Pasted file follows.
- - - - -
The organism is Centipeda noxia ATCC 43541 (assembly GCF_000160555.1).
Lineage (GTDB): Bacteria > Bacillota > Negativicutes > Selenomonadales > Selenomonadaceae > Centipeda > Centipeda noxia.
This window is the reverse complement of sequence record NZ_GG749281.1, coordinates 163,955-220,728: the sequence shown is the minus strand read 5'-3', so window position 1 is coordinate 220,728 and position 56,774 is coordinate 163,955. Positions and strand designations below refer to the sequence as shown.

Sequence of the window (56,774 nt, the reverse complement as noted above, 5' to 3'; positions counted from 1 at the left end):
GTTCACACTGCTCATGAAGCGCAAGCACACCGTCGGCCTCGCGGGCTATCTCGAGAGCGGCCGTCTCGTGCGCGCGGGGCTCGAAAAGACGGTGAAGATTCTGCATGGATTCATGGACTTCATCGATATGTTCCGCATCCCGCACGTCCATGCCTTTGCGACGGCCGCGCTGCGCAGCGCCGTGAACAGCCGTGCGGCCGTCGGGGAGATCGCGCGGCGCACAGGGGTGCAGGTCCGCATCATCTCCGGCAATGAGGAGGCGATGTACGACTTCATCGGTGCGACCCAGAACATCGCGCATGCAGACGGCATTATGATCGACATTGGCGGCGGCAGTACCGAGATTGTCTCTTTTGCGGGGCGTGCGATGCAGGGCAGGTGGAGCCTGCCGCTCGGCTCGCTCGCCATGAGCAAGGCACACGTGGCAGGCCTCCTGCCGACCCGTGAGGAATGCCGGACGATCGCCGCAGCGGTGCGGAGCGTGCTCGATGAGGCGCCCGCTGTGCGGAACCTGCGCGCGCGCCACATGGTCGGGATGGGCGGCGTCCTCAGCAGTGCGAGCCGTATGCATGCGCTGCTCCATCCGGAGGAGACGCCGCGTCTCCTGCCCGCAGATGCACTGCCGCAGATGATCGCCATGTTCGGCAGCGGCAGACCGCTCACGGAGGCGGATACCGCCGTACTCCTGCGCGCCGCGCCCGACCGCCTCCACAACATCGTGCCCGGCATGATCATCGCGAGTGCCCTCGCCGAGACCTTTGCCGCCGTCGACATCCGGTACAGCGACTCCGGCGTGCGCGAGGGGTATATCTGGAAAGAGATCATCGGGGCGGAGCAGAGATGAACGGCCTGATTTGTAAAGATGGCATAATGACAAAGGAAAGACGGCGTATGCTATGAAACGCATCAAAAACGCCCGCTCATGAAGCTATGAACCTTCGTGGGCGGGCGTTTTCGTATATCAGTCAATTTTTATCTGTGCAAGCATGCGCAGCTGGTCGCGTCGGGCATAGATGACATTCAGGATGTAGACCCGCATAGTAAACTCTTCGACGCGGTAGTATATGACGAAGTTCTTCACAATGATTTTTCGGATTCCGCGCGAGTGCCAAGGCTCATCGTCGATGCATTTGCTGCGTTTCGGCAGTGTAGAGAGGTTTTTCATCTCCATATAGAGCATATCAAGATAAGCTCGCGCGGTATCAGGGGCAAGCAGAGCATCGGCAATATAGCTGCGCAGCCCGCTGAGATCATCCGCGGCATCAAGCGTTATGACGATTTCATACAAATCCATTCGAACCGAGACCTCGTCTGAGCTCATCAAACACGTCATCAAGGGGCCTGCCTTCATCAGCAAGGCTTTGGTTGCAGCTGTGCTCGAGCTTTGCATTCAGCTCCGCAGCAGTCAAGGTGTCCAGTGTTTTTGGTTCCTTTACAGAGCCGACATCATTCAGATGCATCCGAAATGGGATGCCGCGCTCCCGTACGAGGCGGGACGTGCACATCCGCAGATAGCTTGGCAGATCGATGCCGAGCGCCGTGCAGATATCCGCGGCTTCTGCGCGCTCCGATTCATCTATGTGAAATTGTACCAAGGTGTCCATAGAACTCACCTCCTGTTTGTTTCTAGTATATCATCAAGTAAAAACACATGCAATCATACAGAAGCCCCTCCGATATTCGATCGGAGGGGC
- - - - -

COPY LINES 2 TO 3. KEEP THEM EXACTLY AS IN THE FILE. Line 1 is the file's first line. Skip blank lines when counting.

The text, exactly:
Lineage (GTDB): Bacteria > Bacillota > Negativicutes > Selenomonadales > Selenomonadaceae > Centipeda > Centipeda noxia.
This window is the reverse complement of sequence record NZ_GG749281.1, coordinates 163,955-220,728: the sequence shown is the minus strand read 5'-3', so window position 1 is coordinate 220,728 and position 56,774 is coordinate 163,955. Positions and strand designations below refer to the sequence as shown.